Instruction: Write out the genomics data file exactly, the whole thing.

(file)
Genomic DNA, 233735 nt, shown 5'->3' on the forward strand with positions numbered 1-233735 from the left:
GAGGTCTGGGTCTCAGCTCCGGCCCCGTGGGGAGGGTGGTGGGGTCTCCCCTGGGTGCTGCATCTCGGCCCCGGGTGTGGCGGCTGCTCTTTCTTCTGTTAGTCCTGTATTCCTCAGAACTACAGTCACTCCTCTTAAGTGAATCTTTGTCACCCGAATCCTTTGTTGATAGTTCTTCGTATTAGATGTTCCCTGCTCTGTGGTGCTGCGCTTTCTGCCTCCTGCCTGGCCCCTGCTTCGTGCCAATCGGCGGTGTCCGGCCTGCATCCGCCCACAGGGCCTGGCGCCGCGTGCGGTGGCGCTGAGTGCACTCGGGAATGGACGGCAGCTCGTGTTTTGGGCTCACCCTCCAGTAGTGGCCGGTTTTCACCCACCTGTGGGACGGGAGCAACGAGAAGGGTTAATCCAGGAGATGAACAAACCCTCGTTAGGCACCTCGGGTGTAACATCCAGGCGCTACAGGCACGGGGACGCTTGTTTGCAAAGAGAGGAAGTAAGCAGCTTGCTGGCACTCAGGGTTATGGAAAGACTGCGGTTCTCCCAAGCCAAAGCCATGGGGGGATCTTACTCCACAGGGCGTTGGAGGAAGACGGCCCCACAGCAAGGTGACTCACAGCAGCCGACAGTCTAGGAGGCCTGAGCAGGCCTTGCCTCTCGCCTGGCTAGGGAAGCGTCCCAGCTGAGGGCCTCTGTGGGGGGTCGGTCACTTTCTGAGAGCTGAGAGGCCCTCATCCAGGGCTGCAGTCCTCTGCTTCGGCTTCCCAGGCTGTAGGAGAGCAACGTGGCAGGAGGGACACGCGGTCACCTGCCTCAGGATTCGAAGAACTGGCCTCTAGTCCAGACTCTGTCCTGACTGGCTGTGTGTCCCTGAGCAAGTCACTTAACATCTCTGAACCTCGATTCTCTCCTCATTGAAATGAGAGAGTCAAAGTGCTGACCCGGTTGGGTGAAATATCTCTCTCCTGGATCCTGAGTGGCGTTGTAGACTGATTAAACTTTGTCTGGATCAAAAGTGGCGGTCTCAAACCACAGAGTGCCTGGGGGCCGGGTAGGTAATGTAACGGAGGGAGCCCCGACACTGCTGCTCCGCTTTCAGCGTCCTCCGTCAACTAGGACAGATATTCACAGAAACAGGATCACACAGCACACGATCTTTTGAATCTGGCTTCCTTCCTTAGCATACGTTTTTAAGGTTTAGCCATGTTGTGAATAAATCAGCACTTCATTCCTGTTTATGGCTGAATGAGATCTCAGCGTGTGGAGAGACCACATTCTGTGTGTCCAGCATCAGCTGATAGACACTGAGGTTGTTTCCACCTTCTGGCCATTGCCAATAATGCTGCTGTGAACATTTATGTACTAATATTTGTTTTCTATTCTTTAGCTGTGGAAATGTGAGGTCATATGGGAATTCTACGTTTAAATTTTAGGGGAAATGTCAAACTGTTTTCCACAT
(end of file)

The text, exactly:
Genomic DNA, 233735 nt, shown 5'->3' on the forward strand with positions numbered 1-233735 from the left:
GAGGTCTGGGTCTCAGCTCCGGCCCCGTGGGGAGGGTGGTGGGGTCTCCCCTGGGTGCTGCATCTCGGCCCCGGGTGTGGCGGCTGCTCTTTCTTCTGTTAGTCCTGTATTCCTCAGAACTACAGTCACTCCTCTTAAGTGAATCTTTGTCACCCGAATCCTTTGTTGATAGTTCTTCGTATTAGATGTTCCCTGCTCTGTGGTGCTGCGCTTTCTGCCTCCTGCCTGGCCCCTGCTTCGTGCCAATCGGCGGTGTCCGGCCTGCATCCGCCCACAGGGCCTGGCGCCGCGTGCGGTGGCGCTGAGTGCACTCGGGAATGGACGGCAGCTCGTGTTTTGGGCTCACCCTCCAGTAGTGGCCGGTTTTCACCCACCTGTGGGACGGGAGCAACGAGAAGGGTTAATCCAGGAGATGAACAAACCCTCGTTAGGCACCTCGGGTGTAACATCCAGGCGCTACAGGCACGGGGACGCTTGTTTGCAAAGAGAGGAAGTAAGCAGCTTGCTGGCACTCAGGGTTATGGAAAGACTGCGGTTCTCCCAAGCCAAAGCCATGGGGGGATCTTACTCCACAGGGCGTTGGAGGAAGACGGCCCCACAGCAAGGTGACTCACAGCAGCCGACAGTCTAGGAGGCCTGAGCAGGCCTTGCCTCTCGCCTGGCTAGGGAAGCGTCCCAGCTGAGGGCCTCTGTGGGGGGTCGGTCACTTTCTGAGAGCTGAGAGGCCCTCATCCAGGGCTGCAGTCCTCTGCTTCGGCTTCCCAGGCTGTAGGAGAGCAACGTGGCAGGAGGGACACGCGGTCACCTGCCTCAGGATTCGAAGAACTGGCCTCTAGTCCAGACTCTGTCCTGACTGGCTGTGTGTCCCTGAGCAAGTCACTTAACATCTCTGAACCTCGATTCTCTCCTCATTGAAATGAGAGAGTCAAAGTGCTGACCCGGTTGGGTGAAATATCTCTCTCCTGGATCCTGAGTGGCGTTGTAGACTGATTAAACTTTGTCTGGATCAAAAGTGGCGGTCTCAAACCACAGAGTGCCTGGGGGCCGGGTAGGTAATGTAACGGAGGGAGCCCCGACACTGCTGCTCCGCTTTCAGCGTCCTCCGTCAACTAGGACAGATATTCACAGAAACAGGATCACACAGCACACGATCTTTTGAATCTGGCTTCCTTCCTTAGCATACGTTTTTAAGGTTTAGCCATGTTGTGAATAAATCAGCACTTCATTCCTGTTTATGGCTGAATGAGATCTCAGCGTGTGGAGAGACCACATTCTGTGTGTCCAGCATCAGCTGATAGACACTGAGGTTGTTTCCACCTTCTGGCCATTGCCAATAATGCTGCTGTGAACATTTATGTACTAATATTTGTTTTCTATTCTTTAGCTGTGGAAATGTGAGGTCATATGGGAATTCTACGTTTAAATTTTAGGGGAAATGTCAAACTGTTTTCCACAT